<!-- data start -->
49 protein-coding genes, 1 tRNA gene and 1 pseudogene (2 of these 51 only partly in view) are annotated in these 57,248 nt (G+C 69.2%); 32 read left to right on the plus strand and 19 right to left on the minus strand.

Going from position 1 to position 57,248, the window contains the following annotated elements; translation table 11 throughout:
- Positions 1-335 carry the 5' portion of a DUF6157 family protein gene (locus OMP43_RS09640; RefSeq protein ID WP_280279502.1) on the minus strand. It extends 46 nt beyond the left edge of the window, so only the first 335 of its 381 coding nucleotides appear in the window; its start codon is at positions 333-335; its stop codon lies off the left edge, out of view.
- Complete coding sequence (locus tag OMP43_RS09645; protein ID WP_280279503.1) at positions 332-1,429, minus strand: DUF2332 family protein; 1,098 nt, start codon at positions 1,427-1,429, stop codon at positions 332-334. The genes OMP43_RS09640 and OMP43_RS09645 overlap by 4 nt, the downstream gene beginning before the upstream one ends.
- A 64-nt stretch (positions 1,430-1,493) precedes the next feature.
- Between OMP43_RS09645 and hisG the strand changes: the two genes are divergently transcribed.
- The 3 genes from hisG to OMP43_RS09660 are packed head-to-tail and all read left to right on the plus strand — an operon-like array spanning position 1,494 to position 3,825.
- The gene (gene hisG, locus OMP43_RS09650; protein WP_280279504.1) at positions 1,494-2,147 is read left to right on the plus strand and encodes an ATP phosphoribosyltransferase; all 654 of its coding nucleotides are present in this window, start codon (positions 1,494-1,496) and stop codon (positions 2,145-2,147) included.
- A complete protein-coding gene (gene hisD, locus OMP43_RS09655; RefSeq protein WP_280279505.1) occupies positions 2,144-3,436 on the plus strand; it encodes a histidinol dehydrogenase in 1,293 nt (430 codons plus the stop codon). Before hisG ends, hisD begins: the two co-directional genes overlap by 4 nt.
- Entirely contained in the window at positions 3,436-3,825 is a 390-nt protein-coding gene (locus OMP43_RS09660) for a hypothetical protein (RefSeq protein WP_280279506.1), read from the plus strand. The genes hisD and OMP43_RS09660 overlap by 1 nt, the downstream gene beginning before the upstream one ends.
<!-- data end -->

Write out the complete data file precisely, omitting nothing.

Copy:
49 protein-coding genes, 1 tRNA gene and 1 pseudogene (2 of these 51 only partly in view) are annotated in these 57,248 nt (G+C 69.2%); 32 read left to right on the plus strand and 19 right to left on the minus strand.

Going from position 1 to position 57,248, the window contains the following annotated elements; translation table 11 throughout:
- Positions 1-335 carry the 5' portion of a DUF6157 family protein gene (locus OMP43_RS09640; RefSeq protein ID WP_280279502.1) on the minus strand. It extends 46 nt beyond the left edge of the window, so only the first 335 of its 381 coding nucleotides appear in the window; its start codon is at positions 333-335; its stop codon lies off the left edge, out of view.
- Complete coding sequence (locus tag OMP43_RS09645; protein ID WP_280279503.1) at positions 332-1,429, minus strand: DUF2332 family protein; 1,098 nt, start codon at positions 1,427-1,429, stop codon at positions 332-334. The genes OMP43_RS09640 and OMP43_RS09645 overlap by 4 nt, the downstream gene beginning before the upstream one ends.
- A 64-nt stretch (positions 1,430-1,493) precedes the next feature.
- Between OMP43_RS09645 and hisG the strand changes: the two genes are divergently transcribed.
- The 3 genes from hisG to OMP43_RS09660 are packed head-to-tail and all read left to right on the plus strand — an operon-like array spanning position 1,494 to position 3,825.
- The gene (gene hisG, locus OMP43_RS09650; protein WP_280279504.1) at positions 1,494-2,147 is read left to right on the plus strand and encodes an ATP phosphoribosyltransferase; all 654 of its coding nucleotides are present in this window, start codon (positions 1,494-1,496) and stop codon (positions 2,145-2,147) included.
- A complete protein-coding gene (gene hisD, locus OMP43_RS09655; RefSeq protein WP_280279505.1) occupies positions 2,144-3,436 on the plus strand; it encodes a histidinol dehydrogenase in 1,293 nt (430 codons plus the stop codon). Before hisG ends, hisD begins: the two co-directional genes overlap by 4 nt.
- Entirely contained in the window at positions 3,436-3,825 is a 390-nt protein-coding gene (locus OMP43_RS09660) for a hypothetical protein (RefSeq protein WP_280279506.1), read from the plus strand. The genes hisD and OMP43_RS09660 overlap by 1 nt, the downstream gene beginning before the upstream one ends.